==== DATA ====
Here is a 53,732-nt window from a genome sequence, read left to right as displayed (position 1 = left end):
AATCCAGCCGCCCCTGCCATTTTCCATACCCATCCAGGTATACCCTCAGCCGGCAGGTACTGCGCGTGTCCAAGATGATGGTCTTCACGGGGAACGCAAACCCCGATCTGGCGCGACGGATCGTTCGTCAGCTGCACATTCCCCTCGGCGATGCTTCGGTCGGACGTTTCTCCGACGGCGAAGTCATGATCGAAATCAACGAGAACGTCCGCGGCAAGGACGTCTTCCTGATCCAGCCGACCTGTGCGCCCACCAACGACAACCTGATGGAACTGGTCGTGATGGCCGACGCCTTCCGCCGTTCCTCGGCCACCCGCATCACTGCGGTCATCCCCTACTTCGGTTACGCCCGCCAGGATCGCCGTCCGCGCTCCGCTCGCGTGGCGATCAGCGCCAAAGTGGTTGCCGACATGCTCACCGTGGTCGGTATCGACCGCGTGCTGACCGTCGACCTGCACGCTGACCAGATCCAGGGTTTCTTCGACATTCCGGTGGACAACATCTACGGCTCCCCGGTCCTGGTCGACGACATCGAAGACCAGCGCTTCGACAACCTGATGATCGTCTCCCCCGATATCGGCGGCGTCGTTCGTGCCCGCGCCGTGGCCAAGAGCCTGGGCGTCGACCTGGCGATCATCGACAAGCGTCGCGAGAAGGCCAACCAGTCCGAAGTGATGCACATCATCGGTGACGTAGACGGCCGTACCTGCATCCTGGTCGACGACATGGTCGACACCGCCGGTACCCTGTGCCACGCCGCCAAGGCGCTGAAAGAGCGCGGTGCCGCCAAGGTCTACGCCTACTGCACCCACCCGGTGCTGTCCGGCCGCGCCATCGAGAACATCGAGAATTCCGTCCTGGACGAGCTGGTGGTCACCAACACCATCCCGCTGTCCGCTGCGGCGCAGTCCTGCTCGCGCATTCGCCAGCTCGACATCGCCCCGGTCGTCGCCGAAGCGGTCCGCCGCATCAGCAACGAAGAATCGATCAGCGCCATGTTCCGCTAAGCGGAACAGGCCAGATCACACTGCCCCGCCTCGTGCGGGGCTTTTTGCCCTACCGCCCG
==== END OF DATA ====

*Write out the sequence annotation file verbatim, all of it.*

Here is a 53,732-nt window from a genome sequence, read left to right as displayed (position 1 = left end):
AATCCAGCCGCCCCTGCCATTTTCCATACCCATCCAGGTATACCCTCAGCCGGCAGGTACTGCGCGTGTCCAAGATGATGGTCTTCACGGGGAACGCAAACCCCGATCTGGCGCGACGGATCGTTCGTCAGCTGCACATTCCCCTCGGCGATGCTTCGGTCGGACGTTTCTCCGACGGCGAAGTCATGATCGAAATCAACGAGAACGTCCGCGGCAAGGACGTCTTCCTGATCCAGCCGACCTGTGCGCCCACCAACGACAACCTGATGGAACTGGTCGTGATGGCCGACGCCTTCCGCCGTTCCTCGGCCACCCGCATCACTGCGGTCATCCCCTACTTCGGTTACGCCCGCCAGGATCGCCGTCCGCGCTCCGCTCGCGTGGCGATCAGCGCCAAAGTGGTTGCCGACATGCTCACCGTGGTCGGTATCGACCGCGTGCTGACCGTCGACCTGCACGCTGACCAGATCCAGGGTTTCTTCGACATTCCGGTGGACAACATCTACGGCTCCCCGGTCCTGGTCGACGACATCGAAGACCAGCGCTTCGACAACCTGATGATCGTCTCCCCCGATATCGGCGGCGTCGTTCGTGCCCGCGCCGTGGCCAAGAGCCTGGGCGTCGACCTGGCGATCATCGACAAGCGTCGCGAGAAGGCCAACCAGTCCGAAGTGATGCACATCATCGGTGACGTAGACGGCCGTACCTGCATCCTGGTCGACGACATGGTCGACACCGCCGGTACCCTGTGCCACGCCGCCAAGGCGCTGAAAGAGCGCGGTGCCGCCAAGGTCTACGCCTACTGCACCCACCCGGTGCTGTCCGGCCGCGCCATCGAGAACATCGAGAATTCCGTCCTGGACGAGCTGGTGGTCACCAACACCATCCCGCTGTCCGCTGCGGCGCAGTCCTGCTCGCGCATTCGCCAGCTCGACATCGCCCCGGTCGTCGCCGAAGCGGTCCGCCGCATCAGCAACGAAGAATCGATCAGCGCCATGTTCCGCTAAGCGGAACAGGCCAGATCACACTGCCCCGCCTCGTGCGGGGCTTTTTGCCCTACCGCCCG